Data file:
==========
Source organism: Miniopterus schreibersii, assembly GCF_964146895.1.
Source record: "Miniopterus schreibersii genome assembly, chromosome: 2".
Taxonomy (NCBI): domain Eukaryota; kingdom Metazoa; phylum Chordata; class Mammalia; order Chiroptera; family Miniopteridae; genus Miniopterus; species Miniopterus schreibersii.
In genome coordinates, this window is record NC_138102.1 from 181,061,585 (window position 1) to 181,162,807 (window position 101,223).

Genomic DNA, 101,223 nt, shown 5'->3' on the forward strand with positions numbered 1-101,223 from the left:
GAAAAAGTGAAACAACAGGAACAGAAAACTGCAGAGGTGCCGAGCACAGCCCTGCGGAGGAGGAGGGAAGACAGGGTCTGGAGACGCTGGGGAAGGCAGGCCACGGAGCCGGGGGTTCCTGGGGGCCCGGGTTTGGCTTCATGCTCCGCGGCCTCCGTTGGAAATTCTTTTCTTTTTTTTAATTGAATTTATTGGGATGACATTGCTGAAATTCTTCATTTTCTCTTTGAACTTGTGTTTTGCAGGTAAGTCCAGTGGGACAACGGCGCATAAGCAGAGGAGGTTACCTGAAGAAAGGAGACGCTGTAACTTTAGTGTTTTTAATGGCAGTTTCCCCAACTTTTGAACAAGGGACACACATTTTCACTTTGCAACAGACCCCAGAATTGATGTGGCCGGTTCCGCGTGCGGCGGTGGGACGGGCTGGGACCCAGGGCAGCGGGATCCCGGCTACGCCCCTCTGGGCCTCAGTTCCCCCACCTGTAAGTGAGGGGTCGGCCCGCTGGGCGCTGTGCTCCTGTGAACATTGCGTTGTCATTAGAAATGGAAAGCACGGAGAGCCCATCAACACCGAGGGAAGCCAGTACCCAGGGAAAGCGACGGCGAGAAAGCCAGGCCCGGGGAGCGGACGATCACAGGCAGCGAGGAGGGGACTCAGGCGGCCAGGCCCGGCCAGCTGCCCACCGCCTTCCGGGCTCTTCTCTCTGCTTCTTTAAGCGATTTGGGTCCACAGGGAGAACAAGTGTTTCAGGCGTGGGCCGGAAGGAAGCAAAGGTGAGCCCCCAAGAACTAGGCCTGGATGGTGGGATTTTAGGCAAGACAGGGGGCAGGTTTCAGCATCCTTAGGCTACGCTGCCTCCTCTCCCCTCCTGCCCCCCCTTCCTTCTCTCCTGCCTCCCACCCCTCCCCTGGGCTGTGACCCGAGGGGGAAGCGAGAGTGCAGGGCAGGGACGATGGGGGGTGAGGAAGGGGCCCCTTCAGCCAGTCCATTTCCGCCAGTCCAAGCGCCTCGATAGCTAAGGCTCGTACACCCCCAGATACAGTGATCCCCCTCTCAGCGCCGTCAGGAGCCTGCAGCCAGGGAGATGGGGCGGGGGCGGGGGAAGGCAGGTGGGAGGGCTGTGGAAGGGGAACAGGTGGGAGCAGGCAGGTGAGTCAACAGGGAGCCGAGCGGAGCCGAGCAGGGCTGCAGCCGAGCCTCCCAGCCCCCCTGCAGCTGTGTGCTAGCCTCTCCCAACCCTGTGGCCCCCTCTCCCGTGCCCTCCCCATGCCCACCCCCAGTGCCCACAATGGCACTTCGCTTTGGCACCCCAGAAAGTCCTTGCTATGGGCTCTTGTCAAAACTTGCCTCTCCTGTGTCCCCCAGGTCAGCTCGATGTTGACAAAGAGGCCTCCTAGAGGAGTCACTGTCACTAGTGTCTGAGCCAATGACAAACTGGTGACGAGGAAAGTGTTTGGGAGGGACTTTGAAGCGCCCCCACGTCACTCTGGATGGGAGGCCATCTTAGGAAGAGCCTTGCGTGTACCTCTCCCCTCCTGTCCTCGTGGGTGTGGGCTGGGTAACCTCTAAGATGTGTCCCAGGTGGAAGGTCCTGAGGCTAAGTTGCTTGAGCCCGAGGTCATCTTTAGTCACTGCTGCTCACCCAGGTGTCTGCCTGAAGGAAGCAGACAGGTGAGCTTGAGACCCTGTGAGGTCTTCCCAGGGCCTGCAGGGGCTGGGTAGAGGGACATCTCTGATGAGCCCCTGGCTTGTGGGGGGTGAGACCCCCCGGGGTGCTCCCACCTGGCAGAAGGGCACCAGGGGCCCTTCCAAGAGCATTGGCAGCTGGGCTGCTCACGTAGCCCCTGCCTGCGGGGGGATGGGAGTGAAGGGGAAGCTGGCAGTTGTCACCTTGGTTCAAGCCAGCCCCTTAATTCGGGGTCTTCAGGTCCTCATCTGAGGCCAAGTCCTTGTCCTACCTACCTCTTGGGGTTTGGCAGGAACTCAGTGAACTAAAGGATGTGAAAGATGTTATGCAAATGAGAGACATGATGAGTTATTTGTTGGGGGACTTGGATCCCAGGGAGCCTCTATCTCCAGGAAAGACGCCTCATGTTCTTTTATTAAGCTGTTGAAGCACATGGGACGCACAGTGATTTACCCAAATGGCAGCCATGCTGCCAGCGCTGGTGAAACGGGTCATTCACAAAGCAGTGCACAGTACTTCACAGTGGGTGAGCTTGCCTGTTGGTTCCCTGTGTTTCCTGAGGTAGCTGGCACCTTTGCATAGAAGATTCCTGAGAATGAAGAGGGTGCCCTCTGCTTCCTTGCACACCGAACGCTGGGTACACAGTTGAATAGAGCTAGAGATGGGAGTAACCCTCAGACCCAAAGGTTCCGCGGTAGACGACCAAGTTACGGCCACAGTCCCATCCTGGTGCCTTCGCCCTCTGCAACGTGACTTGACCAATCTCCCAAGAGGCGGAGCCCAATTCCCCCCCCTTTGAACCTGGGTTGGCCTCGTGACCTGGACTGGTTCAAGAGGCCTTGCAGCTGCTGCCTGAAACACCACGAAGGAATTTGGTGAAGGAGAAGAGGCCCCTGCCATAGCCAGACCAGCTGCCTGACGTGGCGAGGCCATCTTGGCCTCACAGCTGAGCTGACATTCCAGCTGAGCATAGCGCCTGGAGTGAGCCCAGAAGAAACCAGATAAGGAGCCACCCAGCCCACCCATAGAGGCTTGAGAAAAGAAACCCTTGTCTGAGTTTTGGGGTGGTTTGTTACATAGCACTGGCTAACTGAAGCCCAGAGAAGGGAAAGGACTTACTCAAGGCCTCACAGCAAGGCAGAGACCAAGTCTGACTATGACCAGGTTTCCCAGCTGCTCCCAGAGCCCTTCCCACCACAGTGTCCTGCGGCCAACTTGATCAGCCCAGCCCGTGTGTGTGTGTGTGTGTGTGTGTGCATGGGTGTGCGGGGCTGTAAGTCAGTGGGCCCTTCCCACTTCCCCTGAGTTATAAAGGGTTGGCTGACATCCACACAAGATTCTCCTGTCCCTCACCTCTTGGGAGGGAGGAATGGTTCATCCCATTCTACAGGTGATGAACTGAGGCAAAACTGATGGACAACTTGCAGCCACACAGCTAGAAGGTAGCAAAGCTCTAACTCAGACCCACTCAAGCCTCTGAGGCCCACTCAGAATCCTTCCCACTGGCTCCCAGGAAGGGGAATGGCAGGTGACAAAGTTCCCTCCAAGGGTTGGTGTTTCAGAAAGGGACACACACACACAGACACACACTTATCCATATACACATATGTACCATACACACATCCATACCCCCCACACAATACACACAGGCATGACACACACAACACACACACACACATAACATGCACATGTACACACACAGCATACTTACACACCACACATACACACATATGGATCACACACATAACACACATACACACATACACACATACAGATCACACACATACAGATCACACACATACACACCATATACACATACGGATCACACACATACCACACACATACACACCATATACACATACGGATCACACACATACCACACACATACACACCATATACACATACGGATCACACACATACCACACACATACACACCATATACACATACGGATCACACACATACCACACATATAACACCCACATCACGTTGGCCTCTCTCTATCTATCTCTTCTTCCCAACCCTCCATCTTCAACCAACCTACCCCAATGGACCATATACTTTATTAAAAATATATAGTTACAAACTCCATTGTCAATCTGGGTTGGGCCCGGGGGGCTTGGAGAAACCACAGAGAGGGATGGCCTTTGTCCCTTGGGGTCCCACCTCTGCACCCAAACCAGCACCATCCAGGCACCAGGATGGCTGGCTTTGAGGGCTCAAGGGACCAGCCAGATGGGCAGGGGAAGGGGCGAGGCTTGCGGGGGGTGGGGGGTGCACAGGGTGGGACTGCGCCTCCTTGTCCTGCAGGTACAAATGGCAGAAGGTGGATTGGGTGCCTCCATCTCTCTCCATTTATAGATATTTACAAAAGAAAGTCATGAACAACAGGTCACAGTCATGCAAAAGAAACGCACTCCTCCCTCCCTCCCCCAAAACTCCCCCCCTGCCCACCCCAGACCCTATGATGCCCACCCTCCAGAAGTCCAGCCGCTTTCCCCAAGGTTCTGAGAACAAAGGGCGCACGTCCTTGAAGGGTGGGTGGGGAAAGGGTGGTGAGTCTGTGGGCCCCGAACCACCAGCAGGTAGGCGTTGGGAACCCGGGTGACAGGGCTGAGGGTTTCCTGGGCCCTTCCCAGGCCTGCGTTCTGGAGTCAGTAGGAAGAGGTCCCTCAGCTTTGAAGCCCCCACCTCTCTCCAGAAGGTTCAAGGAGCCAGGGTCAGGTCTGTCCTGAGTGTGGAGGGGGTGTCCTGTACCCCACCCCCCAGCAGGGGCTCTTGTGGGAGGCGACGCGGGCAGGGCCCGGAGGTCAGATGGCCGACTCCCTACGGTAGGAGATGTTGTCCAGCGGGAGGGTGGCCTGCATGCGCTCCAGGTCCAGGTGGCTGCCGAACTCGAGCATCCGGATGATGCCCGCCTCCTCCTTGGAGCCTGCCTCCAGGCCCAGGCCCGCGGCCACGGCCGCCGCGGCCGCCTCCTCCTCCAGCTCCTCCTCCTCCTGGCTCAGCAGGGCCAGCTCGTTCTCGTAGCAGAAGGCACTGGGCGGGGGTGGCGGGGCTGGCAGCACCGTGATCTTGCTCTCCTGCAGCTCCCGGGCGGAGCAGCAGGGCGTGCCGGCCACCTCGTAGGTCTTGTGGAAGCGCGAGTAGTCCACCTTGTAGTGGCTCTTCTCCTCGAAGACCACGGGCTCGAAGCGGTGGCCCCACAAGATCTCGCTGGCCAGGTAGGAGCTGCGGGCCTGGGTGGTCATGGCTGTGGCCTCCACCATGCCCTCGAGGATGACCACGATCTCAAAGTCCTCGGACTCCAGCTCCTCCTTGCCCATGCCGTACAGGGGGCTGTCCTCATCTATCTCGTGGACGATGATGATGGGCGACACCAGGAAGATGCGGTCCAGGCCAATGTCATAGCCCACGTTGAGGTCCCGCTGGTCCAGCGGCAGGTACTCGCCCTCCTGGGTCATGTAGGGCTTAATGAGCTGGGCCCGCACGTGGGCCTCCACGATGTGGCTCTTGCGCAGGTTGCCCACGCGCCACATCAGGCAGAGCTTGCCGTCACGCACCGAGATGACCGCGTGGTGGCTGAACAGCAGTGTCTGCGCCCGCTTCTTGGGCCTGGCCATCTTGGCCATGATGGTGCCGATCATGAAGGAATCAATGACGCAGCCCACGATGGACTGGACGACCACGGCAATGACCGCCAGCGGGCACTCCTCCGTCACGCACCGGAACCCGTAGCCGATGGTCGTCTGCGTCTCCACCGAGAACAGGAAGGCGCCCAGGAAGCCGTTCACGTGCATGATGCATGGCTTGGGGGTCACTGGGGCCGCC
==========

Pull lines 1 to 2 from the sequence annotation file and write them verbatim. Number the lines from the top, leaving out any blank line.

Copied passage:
Source organism: Miniopterus schreibersii, assembly GCF_964146895.1.
Source record: "Miniopterus schreibersii genome assembly, chromosome: 2".